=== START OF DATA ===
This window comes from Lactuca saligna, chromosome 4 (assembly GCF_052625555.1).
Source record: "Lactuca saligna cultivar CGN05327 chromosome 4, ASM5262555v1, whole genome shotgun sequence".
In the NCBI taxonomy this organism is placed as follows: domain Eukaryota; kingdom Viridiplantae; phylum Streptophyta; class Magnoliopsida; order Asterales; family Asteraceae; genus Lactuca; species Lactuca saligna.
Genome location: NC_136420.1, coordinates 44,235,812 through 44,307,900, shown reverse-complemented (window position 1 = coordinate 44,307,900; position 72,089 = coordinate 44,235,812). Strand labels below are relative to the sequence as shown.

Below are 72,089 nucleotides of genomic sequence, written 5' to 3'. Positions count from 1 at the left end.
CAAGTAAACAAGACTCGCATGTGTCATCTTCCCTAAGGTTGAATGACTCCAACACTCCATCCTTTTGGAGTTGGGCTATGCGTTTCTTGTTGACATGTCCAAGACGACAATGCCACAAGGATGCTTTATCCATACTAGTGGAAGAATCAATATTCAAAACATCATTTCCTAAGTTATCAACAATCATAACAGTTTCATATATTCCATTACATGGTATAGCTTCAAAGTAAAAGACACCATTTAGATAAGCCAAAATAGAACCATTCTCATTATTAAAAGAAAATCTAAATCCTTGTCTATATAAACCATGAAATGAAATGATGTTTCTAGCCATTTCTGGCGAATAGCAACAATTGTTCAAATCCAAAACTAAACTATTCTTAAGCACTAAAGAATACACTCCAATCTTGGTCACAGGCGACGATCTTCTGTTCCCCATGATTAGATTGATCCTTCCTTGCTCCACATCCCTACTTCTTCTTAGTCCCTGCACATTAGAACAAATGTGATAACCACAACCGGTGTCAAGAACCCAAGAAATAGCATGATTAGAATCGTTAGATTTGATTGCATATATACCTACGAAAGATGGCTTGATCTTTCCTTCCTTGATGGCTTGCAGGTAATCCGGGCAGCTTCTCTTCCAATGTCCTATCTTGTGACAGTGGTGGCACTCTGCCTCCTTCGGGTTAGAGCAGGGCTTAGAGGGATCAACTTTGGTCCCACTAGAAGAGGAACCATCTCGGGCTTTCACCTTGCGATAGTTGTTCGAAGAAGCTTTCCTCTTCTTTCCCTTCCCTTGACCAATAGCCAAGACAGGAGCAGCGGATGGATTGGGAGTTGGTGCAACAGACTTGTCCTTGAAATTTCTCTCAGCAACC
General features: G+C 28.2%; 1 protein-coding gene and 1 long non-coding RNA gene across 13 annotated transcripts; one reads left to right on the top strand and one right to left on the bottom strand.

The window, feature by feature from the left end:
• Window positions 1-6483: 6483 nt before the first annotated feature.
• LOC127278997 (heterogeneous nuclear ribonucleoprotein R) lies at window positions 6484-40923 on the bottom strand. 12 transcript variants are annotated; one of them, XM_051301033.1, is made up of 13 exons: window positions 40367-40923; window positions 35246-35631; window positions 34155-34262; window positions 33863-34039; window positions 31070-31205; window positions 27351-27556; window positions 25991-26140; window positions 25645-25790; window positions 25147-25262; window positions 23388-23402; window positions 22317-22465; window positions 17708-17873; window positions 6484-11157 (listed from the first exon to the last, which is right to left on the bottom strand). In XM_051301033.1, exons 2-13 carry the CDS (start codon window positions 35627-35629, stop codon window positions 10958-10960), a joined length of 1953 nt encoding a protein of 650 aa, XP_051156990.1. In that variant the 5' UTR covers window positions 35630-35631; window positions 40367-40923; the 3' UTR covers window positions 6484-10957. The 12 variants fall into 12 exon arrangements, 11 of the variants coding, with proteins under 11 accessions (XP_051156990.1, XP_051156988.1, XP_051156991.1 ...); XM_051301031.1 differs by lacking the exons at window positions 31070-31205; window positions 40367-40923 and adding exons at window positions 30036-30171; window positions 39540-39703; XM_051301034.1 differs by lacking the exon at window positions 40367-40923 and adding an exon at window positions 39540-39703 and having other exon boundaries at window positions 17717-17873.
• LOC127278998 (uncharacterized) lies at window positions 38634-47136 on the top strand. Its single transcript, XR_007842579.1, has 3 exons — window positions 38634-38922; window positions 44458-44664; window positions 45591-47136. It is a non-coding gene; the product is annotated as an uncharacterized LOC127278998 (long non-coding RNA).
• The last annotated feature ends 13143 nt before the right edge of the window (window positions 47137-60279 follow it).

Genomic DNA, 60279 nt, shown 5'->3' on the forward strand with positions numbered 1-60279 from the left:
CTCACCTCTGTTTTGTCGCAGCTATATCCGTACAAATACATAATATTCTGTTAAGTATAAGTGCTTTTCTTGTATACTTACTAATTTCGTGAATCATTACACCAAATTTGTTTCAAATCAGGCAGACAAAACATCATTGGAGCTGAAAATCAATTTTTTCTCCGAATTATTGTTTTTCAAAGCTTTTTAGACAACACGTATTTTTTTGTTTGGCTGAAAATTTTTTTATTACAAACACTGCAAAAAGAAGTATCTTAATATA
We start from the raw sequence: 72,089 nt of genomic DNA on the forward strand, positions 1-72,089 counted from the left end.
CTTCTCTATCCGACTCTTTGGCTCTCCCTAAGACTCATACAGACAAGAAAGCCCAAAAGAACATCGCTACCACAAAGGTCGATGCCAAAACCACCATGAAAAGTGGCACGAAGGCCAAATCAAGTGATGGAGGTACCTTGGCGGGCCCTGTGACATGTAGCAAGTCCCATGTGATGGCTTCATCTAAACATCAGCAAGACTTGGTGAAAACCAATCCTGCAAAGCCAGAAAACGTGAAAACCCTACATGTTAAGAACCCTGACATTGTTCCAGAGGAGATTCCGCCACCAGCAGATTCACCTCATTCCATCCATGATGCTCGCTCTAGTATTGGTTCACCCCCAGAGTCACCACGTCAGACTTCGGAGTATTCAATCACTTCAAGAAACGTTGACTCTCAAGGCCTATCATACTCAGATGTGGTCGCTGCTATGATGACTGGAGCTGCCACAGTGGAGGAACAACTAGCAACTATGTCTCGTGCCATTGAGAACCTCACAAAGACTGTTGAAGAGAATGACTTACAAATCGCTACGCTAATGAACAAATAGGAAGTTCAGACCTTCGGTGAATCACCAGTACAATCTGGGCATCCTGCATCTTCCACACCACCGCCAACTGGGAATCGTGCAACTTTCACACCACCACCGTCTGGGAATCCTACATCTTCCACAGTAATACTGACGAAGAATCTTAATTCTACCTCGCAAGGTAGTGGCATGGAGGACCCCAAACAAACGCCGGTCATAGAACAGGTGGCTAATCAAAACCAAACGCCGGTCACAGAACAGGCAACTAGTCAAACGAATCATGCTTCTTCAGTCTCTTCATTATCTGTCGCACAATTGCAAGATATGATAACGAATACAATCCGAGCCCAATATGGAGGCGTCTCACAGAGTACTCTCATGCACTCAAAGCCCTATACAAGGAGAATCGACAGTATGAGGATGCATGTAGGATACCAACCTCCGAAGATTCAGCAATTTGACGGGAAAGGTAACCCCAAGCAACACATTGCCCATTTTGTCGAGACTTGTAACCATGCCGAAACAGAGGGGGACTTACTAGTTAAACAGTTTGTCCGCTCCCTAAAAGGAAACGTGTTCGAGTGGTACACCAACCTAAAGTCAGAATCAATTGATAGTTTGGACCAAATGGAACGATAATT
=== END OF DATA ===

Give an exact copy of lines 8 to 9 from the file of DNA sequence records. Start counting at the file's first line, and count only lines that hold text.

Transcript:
The window, feature by feature from the left end:
• Window positions 1-6483: 6483 nt before the first annotated feature.